Redefining Our Relationship With Nature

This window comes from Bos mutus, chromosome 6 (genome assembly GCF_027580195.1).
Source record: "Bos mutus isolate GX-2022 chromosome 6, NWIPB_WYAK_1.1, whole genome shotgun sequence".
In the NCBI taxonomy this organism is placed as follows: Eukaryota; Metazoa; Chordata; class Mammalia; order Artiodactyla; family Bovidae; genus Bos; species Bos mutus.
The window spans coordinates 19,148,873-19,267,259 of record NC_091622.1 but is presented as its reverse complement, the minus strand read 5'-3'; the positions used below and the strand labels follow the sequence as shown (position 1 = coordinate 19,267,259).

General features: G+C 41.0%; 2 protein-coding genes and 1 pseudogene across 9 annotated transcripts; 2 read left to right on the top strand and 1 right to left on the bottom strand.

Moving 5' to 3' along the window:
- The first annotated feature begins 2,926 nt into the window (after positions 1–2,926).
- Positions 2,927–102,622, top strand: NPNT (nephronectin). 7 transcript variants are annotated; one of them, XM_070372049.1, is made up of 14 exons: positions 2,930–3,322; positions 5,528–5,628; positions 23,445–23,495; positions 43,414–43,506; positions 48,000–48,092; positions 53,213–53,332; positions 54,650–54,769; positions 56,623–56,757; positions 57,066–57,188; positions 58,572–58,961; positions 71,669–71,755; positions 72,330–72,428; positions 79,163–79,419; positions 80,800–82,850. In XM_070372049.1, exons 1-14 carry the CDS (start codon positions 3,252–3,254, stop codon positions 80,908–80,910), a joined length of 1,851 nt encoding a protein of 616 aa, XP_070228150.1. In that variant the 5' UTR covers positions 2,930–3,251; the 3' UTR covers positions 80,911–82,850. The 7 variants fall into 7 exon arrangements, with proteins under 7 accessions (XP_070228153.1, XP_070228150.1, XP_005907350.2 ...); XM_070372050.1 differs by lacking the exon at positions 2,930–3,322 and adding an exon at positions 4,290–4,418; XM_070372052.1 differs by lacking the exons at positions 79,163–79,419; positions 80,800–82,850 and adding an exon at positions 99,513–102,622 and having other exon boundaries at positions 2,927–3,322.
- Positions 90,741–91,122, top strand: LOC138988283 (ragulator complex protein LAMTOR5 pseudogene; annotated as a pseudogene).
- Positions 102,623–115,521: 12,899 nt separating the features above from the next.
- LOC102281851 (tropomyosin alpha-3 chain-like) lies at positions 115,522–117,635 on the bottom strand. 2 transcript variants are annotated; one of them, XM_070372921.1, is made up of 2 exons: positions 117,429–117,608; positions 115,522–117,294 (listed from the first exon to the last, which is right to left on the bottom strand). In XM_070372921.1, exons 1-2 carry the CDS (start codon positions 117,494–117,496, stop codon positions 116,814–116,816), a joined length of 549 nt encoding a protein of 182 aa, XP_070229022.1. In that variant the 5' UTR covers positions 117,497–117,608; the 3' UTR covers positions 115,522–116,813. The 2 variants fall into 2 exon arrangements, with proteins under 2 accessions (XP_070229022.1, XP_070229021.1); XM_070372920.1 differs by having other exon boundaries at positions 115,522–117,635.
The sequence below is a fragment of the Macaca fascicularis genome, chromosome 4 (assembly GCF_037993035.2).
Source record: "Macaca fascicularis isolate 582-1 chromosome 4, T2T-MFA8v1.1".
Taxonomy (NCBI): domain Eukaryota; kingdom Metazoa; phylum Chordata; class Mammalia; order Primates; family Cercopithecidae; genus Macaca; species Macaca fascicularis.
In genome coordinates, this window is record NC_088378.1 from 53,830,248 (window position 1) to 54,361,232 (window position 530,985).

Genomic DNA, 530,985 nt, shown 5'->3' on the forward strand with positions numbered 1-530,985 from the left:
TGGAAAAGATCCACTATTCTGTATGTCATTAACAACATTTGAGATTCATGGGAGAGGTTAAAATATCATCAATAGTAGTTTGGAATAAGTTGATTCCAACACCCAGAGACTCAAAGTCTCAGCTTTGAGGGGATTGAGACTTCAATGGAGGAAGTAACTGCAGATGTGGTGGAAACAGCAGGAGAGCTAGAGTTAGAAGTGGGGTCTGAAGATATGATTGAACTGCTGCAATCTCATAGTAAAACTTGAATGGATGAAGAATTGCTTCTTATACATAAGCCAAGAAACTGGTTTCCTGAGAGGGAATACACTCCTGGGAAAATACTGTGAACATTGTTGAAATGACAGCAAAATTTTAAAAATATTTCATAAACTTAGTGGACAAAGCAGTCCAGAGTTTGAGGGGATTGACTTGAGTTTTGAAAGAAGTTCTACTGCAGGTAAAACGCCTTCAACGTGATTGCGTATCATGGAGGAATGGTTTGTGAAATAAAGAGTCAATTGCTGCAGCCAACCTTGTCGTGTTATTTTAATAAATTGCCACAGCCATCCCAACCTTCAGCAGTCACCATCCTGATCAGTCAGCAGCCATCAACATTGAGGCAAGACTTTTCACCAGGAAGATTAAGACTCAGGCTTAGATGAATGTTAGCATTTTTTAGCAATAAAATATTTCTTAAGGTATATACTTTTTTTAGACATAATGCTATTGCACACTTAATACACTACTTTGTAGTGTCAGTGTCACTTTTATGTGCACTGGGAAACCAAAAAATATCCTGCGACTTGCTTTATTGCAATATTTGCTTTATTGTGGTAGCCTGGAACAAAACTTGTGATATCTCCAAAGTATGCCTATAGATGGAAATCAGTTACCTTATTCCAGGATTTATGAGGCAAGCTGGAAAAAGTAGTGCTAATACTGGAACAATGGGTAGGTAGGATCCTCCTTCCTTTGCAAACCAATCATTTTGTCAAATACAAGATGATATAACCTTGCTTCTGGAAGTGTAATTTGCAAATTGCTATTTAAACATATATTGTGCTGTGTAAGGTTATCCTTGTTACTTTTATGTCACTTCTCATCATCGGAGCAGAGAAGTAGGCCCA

World Environment day is always commemorated every 5th of June. This year the theme is “Only one Earth” which was the motto for the 1972 Stockholm conference and it reminds us of actions we can take to sustainably use the earth given the raising impact of climate change that is affecting every living organism on the Earth. Scientists estimate that there are at least 8million species of plants, animals living on the earth today, including humans. These species live together in what we call an ecosystem. An ecosystem can be as large as desert or small as a pond and containing living and non-livings things like rocks, sand and humidity and all these depend on each other like a jigsaw puzzle. For instance, a change in temperature will have an effect on animals and plants. We live in a connected ecosystem however, due to the growth of the human population, we are seeing encroachment on it, which in turn has limited the ability of the ecosystem to deliver vital services to humanity. In 1972 the UN General assembly designated 5th June as World Environment Day(WED). the day is aimed to create awareness on the problems facing our environment such as air and plastic pollution, deforestation, illegal wildlife trade, sustainable consumption, rise in sea level and food security among others. World environment day helps to drive change in consumption patterns and in national and international environment policies. Refugee context Uganda continues to be the largest refugee host country in Africa with a refugee population of approximately 1,500,000. Palabek refugee settlement alone hosts over 63,000 refugees and 14 asylum seekers (UNCHR data as of Feb 2022). While forest degradation is not new in Uganda, increased influx of refugees may pose a threat as refugees and hosts will have an increased demand for firewood, timber and charcoal. The ecosystem has the potential of providing both the hosts and refugees with opportunities and security nets for alleviating poverty but there is need to sensitize both hosts and refugees on sustainable methods of harnessing nature while preserving it for future generations. The reduction of food ratios for refugees has forced refugees to supplement their incomes and food by encroaching on the environment to secure their subsistence needs. Refugee Law Project with funding support from the Ministry of Foreign affairs of the Kingdom of Netherlands, is working towards restoring the degraded landscape within the districts of Adjumani, Kiryandongo and Lamwo through growing assorted trees of nutritional and environmental value in partnership with schools and institutions in and around the refugee host communities. Over the last four years RLP has grown over 207 acres of woodlots established and managed under the supervision of the organization. This has enabled the communities to tackle some of the ecological challenges affecting them. What does the theme “Only one earth” mean to us? As we commemorate WED , we are reminded that if we do not protect the only natural resources we have then we are bound to loose all we have, including our lives. The earth is the only home that we humans have that sustains and nourishes us. But most certainly as humans many of us have embraced a path of self-destruction by destroying the many aspects of the earth that are important for human survival. This year’s theme hence reminds us that we need to take care of the only home we have through ecosystem restoration. Promote farmer managed natural regeneration. Although several initiatives have been practiced by different actors, there is need to build on the capacity of the local land owners on how they can allow Farmer Managed Natural Regeneration (FMNR). This is a low cost sustainable landscape restoration technique that aims to improve the productivity of agricultural lands while increasing tree cover and biodiversity. It allows proper site species matching and conservation of the indigenous tree species that have several benefits to community in terms of fuelwood, medicine and shade. This approach being low cost can best be promoted in the settlements since it has no costs of acquiring planting materials like seedlings which are scarce and expensive for refugees. Such costs discourage refugee participation in landscape restoration activities. Promote enrichment planting of both the natural and artificial forest. Population increase has put immense pressure on our natural resources. Forests covers 31% of the Earth’s surface, 32 million of forest are lost annually and yet now 300 million people live in forest where they all depend on the forest for food, medicines, water among others yet no one is worried about the impact of the activities on the forest which we think there is a lot of need of enrichment planting to allow these forest to regain back the lost ecosystem. Involve the local communities in the restoration decision making and activities. Natural resources are at the heart of rural communities social, political and economic life as the primary source of livelihoods, nutrition and employment. But often restoration activities have ignored indigenous knowledge from the locals yet they understand better how the ecosystem has been lost and what have been some of the challenges and activities leading to their restoration. This has led most restoration initiatives to fail to achieve the targets because locals end up not owning some of these projects. Farmers remain pivotal to any successful land restoration and we also acknowledge the local actors have a wealth and depth of knowledge about where they live and tapping into the knowledge is key to long-term success of restoration projects. Secure land tenure rights to achieve restoration neutrality. Many of the worlds estimated 2.5billion indigenous people, afro-descendant and local communities lack secure land rights and at the UN Convention to combat Desertification (UNCCD COP15) discussions have been going on the importance of securing land rights for success of tackling land degradation. The Refugee Law Project has seen these challenges with the schools and institution where we partner on landscape restoration. Most sites have no ownership of the land because the partners have no land titles. This affects the progress of the restoration activities at various project sites. From the SRHR – EP project that RLP is currently implementing, there is evidence that Land Rights are the critical mechanism that allows people to find, implement and scale the most appropriate solutions for themselves and also for their communities. Tenure security also increases people’s motivation to protect and restore land over the longer term. Enhance youth and women’s rights and lives through gender equitable restoration. Women and youth play a critical role in managing natural resources and are most certainly the ones who get affected by climate change effects. In Lamwo for example, women in the settlement walk not less than 8Km to find firewood, spending at least 6-9 hours away from home on days when they have to collect firewood, Moreso they face constrains in implementing restoration practices as they don’t enjoy the same rights and resources as their male counter parts due to entrenched gender norms. Their limited access to and control over land mostly hinders their engagement in restoration activities. Limited rights to land are as result not only of formal policies but also customary rules which vary according to ethnicity, village, social status and position of youth and women in polygamous families (Konate 2006). Unequal ownership of assets like fertilizer, tools and improved seeds coupled with long standing disparities between women and men in access to formal education, information and agricultural extension also has negative impacts on youth and women farmer’s ability to adopt to innovative restoration practices (Njobe and Kaaria 2015). There is need to understand what motivates youth and women to invest their efforts in restoration of land and forests. Important to also understand what obstacles they face in implementing land and forest restoration activities and how restoration activities affect the living conditions of women. This would give guidance to stakeholders on how to best work with women and youth as key partners in restoration processes. Manage native bush encroachment. Bush encroachment in the East African region has largely been driven by overgrazing, rampant wild fires, change in rainfall pattern and increase in atmospheric carbon dioxide. These need to be managed with high level of technical restoration practices. Climate change, nature and biodiversity loss, pollution and waste are evidence that the earth is “coded red” . The way out of the dilemma is to transform our economies and our societies to make themselves inclusive, fair and more connected to nature which means we need to shift from harming planet to healing it. This year’s themes “Only one earth” calls for collective, transformative action on global scale celebrate, protect and restore our planet which means everyone should take action to restore the only earth that we have.